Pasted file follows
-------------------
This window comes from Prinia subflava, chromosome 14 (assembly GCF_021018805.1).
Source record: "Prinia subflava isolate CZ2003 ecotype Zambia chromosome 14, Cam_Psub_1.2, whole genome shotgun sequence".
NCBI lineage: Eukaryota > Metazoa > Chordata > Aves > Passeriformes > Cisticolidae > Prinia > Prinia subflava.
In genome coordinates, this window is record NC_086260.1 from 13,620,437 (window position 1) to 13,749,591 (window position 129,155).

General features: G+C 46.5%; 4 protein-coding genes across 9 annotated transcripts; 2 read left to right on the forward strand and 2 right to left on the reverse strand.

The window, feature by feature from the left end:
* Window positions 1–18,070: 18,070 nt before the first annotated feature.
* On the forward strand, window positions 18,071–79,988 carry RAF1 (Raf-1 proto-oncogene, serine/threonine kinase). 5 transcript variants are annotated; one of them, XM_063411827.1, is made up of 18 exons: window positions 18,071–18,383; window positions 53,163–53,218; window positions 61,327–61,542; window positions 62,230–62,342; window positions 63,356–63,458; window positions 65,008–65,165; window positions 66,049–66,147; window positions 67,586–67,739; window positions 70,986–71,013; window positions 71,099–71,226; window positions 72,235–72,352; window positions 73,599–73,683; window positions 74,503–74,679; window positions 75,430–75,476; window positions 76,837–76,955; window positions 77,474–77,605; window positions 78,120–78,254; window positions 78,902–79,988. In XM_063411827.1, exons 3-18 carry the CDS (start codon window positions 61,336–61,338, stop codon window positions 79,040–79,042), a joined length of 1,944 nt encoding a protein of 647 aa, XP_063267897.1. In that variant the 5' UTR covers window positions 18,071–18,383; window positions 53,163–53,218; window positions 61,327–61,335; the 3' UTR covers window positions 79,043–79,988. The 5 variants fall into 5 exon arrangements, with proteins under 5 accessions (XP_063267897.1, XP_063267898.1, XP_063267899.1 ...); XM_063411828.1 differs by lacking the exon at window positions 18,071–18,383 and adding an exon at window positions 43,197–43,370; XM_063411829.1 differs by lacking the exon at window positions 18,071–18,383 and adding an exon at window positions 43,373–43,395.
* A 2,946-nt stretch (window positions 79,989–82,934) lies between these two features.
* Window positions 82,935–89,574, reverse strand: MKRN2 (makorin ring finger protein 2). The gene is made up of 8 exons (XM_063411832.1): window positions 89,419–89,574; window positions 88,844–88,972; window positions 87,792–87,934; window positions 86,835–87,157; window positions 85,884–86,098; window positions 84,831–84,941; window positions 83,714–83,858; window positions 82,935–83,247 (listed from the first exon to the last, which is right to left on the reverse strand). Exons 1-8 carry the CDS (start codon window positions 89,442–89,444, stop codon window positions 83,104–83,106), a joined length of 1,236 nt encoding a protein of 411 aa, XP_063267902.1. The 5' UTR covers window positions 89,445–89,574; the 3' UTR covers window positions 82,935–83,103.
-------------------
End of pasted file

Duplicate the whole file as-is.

This window comes from Prinia subflava, chromosome 14 (assembly GCF_021018805.1).
Source record: "Prinia subflava isolate CZ2003 ecotype Zambia chromosome 14, Cam_Psub_1.2, whole genome shotgun sequence".
NCBI lineage: Eukaryota > Metazoa > Chordata > Aves > Passeriformes > Cisticolidae > Prinia > Prinia subflava.
In genome coordinates, this window is record NC_086260.1 from 13,620,437 (window position 1) to 13,749,591 (window position 129,155).

General features: G+C 46.5%; 4 protein-coding genes across 9 annotated transcripts; 2 read left to right on the forward strand and 2 right to left on the reverse strand.

The window, feature by feature from the left end:
* Window positions 1–18,070: 18,070 nt before the first annotated feature.
* On the forward strand, window positions 18,071–79,988 carry RAF1 (Raf-1 proto-oncogene, serine/threonine kinase). 5 transcript variants are annotated; one of them, XM_063411827.1, is made up of 18 exons: window positions 18,071–18,383; window positions 53,163–53,218; window positions 61,327–61,542; window positions 62,230–62,342; window positions 63,356–63,458; window positions 65,008–65,165; window positions 66,049–66,147; window positions 67,586–67,739; window positions 70,986–71,013; window positions 71,099–71,226; window positions 72,235–72,352; window positions 73,599–73,683; window positions 74,503–74,679; window positions 75,430–75,476; window positions 76,837–76,955; window positions 77,474–77,605; window positions 78,120–78,254; window positions 78,902–79,988. In XM_063411827.1, exons 3-18 carry the CDS (start codon window positions 61,336–61,338, stop codon window positions 79,040–79,042), a joined length of 1,944 nt encoding a protein of 647 aa, XP_063267897.1. In that variant the 5' UTR covers window positions 18,071–18,383; window positions 53,163–53,218; window positions 61,327–61,335; the 3' UTR covers window positions 79,043–79,988. The 5 variants fall into 5 exon arrangements, with proteins under 5 accessions (XP_063267897.1, XP_063267898.1, XP_063267899.1 ...); XM_063411828.1 differs by lacking the exon at window positions 18,071–18,383 and adding an exon at window positions 43,197–43,370; XM_063411829.1 differs by lacking the exon at window positions 18,071–18,383 and adding an exon at window positions 43,373–43,395.
* A 2,946-nt stretch (window positions 79,989–82,934) lies between these two features.
* Window positions 82,935–89,574, reverse strand: MKRN2 (makorin ring finger protein 2). The gene is made up of 8 exons (XM_063411832.1): window positions 89,419–89,574; window positions 88,844–88,972; window positions 87,792–87,934; window positions 86,835–87,157; window positions 85,884–86,098; window positions 84,831–84,941; window positions 83,714–83,858; window positions 82,935–83,247 (listed from the first exon to the last, which is right to left on the reverse strand). Exons 1-8 carry the CDS (start codon window positions 89,442–89,444, stop codon window positions 83,104–83,106), a joined length of 1,236 nt encoding a protein of 411 aa, XP_063267902.1. The 5' UTR covers window positions 89,445–89,574; the 3' UTR covers window positions 82,935–83,103.